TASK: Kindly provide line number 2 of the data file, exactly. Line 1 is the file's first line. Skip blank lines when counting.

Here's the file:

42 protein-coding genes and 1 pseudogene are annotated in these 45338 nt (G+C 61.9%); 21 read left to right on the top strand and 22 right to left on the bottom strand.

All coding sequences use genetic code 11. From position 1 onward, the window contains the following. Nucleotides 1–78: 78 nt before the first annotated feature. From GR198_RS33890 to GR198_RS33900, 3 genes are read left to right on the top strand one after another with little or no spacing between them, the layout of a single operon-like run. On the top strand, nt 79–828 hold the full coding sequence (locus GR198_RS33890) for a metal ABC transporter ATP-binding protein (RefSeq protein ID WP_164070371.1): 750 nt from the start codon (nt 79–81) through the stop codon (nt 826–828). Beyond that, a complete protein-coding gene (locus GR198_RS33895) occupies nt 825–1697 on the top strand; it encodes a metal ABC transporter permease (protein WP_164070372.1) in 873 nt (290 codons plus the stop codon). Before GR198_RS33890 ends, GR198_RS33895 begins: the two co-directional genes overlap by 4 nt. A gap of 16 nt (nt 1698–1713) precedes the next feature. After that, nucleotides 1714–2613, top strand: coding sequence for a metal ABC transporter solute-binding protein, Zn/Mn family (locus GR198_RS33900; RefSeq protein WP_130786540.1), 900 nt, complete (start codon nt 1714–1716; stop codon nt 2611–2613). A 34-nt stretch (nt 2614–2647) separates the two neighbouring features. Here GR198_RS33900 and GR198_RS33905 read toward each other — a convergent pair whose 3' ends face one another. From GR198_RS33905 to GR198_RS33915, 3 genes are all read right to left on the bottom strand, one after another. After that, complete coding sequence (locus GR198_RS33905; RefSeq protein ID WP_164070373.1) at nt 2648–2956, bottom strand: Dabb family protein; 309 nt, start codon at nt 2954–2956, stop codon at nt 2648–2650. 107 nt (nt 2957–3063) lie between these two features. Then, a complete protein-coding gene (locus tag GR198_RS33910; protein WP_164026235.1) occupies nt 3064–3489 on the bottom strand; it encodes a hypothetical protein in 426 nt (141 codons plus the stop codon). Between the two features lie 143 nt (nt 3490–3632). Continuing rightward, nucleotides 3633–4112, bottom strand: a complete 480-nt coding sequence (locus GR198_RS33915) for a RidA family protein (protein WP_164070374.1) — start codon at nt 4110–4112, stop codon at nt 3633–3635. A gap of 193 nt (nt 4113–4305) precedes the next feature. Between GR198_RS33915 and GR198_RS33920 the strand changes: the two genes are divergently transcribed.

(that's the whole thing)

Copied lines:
All coding sequences use genetic code 11. From position 1 onward, the window contains the following. Nucleotides 1–78: 78 nt before the first annotated feature. From GR198_RS33890 to GR198_RS33900, 3 genes are read left to right on the top strand one after another with little or no spacing between them, the layout of a single operon-like run. On the top strand, nt 79–828 hold the full coding sequence (locus GR198_RS33890) for a metal ABC transporter ATP-binding protein (RefSeq protein ID WP_164070371.1): 750 nt from the start codon (nt 79–81) through the stop codon (nt 826–828). Beyond that, a complete protein-coding gene (locus GR198_RS33895) occupies nt 825–1697 on the top strand; it encodes a metal ABC transporter permease (protein WP_164070372.1) in 873 nt (290 codons plus the stop codon). Before GR198_RS33890 ends, GR198_RS33895 begins: the two co-directional genes overlap by 4 nt. A gap of 16 nt (nt 1698–1713) precedes the next feature. After that, nucleotides 1714–2613, top strand: coding sequence for a metal ABC transporter solute-binding protein, Zn/Mn family (locus GR198_RS33900; RefSeq protein WP_130786540.1), 900 nt, complete (start codon nt 1714–1716; stop codon nt 2611–2613). A 34-nt stretch (nt 2614–2647) separates the two neighbouring features. Here GR198_RS33900 and GR198_RS33905 read toward each other — a convergent pair whose 3' ends face one another. From GR198_RS33905 to GR198_RS33915, 3 genes are all read right to left on the bottom strand, one after another. After that, complete coding sequence (locus GR198_RS33905; RefSeq protein ID WP_164070373.1) at nt 2648–2956, bottom strand: Dabb family protein; 309 nt, start codon at nt 2954–2956, stop codon at nt 2648–2650. 107 nt (nt 2957–3063) lie between these two features. Then, a complete protein-coding gene (locus tag GR198_RS33910; protein WP_164026235.1) occupies nt 3064–3489 on the bottom strand; it encodes a hypothetical protein in 426 nt (141 codons plus the stop codon). Between the two features lie 143 nt (nt 3490–3632). Continuing rightward, nucleotides 3633–4112, bottom strand: a complete 480-nt coding sequence (locus GR198_RS33915) for a RidA family protein (protein WP_164070374.1) — start codon at nt 4110–4112, stop codon at nt 3633–3635. A gap of 193 nt (nt 4113–4305) precedes the next feature. Between GR198_RS33915 and GR198_RS33920 the strand changes: the two genes are divergently transcribed.